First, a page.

The president of Stockton University abruptly resigned Tuesday, citing medical reasons for his early departure.
Herman Saatkamp's departure comes four months earlier than he originally told the university he would be leaving. “It saddens me to have to leave this abruptly,” Saatkamp said in a university news release.
The resignation also comes a week after a faculty vote in which one-third wanted to call for his resignation and 80 percent supported "some level of condemnation" against the leader, according to a PressofAtlanticCity.com article. University stakeholders and New Jersey legislators are upset by Saatkamp's decision to purchase a hotel and casino for $18 million to use as a new Atlantic City campus and lodging for the school, despite restrictions that the building must be run as a casino hotel. The casino's parent corporation filed for bankruptcy shortly after the purchase.
Stockton's provost, Harvey Kesselman, will serve as acting president.
California's 15 million Latinos have made strides in their educational attainment in recent decades, but deep achievement gaps persist, according to a new report from the Campaign for College Opportunity, an advocacy group. For example, only 12 percent of working-age Latinos in the state hold a bachelor's degree, the report found, compared to 42 percent of non-Hispanic white Californians. Latinos are underrepresented across all three of the state's higher education systems. And the report found that roughly two-thirds of those students attend community colleges, where only 39 percent earn a degree or certificate or transfer within six years.
Another recently released report found that, nationwide, more Latinos are earning credentials in health professions. The study, from Excelencia in Education, a nonprofit advocacy group, found that Latinos who graduated with credentials in health professions in 2013 were highly concentrated in certificate and associate-degree programs for some of the fastest-growing occupations in the nation. But those jobs are typically in support roles, such as personal care aides and home health aides. And those jobs tend to pay less than ones in practitioner roles, such as dentists, physicians and surgeons.
“Health care support jobs pay about a quarter as much as health care practitioners, so this is a very real disparity," Deborah Santiago, Excelencia in Education’s chief operating officer and vice president for policy, who co-authored the report, said in a written statement.
The Service Women's Action Network sent a proposed executive order to the White House Monday, urging President Obama to create protections against gender discrimination at the Air Force Academy, the Naval Academy and the Military Academy at West Point. Unlike other higher education institutions, military service academics are exempt from Title IX of the Education Amendments of 1972, which -- among other protections -- mandates that colleges quickly and competently investigate and adjudicate claims of sexual assault. The proposed executive action would explicitly bar gender and sex discrimination and empower the U.S. Department of Defense to enforce the order in a way similar to how the Department of Education enforces Title IX.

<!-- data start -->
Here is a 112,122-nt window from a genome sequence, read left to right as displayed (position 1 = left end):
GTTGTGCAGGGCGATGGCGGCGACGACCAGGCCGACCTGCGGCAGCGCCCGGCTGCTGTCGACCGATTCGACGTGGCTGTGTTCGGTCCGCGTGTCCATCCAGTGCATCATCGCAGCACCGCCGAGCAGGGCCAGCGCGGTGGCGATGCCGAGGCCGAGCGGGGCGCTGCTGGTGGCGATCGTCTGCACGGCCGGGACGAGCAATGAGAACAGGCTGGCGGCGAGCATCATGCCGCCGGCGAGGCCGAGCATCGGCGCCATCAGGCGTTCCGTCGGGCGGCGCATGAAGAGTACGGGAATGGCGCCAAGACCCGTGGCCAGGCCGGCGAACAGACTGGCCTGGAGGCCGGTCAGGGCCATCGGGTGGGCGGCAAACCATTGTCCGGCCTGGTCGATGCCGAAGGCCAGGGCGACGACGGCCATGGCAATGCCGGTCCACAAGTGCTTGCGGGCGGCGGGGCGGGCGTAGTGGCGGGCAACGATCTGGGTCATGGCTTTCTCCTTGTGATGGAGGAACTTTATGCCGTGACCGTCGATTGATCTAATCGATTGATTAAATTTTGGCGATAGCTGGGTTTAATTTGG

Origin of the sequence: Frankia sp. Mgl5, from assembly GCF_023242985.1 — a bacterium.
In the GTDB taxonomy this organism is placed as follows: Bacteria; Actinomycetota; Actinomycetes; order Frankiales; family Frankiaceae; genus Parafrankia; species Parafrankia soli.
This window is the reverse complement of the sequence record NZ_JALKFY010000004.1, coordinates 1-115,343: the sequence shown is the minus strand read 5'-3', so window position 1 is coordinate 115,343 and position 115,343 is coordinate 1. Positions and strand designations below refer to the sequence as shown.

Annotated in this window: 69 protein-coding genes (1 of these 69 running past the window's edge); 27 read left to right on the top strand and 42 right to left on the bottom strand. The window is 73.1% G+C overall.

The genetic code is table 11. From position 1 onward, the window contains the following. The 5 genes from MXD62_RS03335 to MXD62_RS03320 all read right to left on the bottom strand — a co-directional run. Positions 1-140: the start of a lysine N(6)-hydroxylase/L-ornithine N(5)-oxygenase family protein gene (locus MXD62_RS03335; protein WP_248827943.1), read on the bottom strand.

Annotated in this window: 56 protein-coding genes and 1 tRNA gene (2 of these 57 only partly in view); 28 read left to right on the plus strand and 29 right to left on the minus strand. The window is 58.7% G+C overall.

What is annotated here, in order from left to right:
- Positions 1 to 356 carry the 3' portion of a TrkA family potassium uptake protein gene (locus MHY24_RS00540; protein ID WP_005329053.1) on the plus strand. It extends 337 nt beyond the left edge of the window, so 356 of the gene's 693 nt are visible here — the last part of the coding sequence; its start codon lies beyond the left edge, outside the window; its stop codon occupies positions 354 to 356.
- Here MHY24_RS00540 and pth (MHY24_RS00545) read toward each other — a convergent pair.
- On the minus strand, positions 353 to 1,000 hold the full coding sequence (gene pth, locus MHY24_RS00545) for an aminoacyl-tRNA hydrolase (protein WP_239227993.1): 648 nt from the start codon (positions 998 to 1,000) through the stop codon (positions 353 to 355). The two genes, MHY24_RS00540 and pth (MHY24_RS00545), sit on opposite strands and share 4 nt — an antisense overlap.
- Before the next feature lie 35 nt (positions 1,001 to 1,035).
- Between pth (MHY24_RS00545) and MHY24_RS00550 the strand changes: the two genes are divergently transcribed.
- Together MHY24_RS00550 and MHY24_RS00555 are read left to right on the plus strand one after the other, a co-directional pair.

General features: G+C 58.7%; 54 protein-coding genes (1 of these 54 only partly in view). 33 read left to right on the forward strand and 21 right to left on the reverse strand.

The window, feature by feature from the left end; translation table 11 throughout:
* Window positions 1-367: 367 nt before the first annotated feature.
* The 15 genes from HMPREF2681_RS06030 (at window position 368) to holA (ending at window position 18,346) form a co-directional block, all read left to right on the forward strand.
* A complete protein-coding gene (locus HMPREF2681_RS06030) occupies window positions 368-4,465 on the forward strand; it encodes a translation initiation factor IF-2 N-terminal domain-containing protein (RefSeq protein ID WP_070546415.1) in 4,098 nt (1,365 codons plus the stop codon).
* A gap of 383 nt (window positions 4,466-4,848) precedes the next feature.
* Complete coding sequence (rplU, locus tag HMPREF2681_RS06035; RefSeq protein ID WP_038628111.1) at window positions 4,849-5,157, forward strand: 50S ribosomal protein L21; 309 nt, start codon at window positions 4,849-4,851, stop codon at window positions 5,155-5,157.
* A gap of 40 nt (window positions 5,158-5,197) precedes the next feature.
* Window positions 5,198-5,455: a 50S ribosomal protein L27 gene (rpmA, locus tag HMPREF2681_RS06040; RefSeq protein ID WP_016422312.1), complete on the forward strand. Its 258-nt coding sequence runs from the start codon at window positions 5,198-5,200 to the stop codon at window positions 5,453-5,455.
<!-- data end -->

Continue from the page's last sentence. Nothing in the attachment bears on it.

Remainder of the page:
The prevalent argument now is that military academies are different enough from colleges that it doesn't make sense to apply a law meant for civilian institutions. Cadets, like all members of the armed services, are already subject to the uniform code of military justice. As the code is the foundation of military law, academy cadets can face much harsher punishments than typical college students. Colleges can suspend or expel a student they believe committed a sexual assault. Academy cadets can be court-martialed. But victims' advocates say there are few sanctions for academies that mishandle cases of sexual assault.
"Currently, victims of sex discrimination at service academies can complain only to their commanding officers and service academies’ administrations by appealing up the chain of command, and cannot seek relief outside of the military system," SWAN said in a statement. "This process provides no option to challenge discriminatory academy policies or a school’s inadequate procedures to address sexual assault and harassment reports. The lack of protections for cadets and midshipmen contrasts sharply with the array of sex discrimination prohibitions that protect civilian students, including Title IX, which does not apply to the service academies."
Geoff Chatas, who had announced he was leaving the top financial position at Ohio State University, won't be leaving after all, Northeast Ohio Media Group reported. Chatas had announced that he had accepted a position with QIC, an investment company. After he changed his mind and decided to stay at Ohio State, Northeast Ohio Media Group posed questions about what would appear to some to be the potential for conflict of interest -- Chatas is the Ohio State official who negotiated a 50-year agreement with QIC over management of the university's parking facilities. University officials denied that there was any conflict of interest and said that Chatas hadn't been expected to manage the parking deal. He now won't be going to QIC and instead signed a three-year contract to stay at Ohio State, with a base annual salary of $683,153.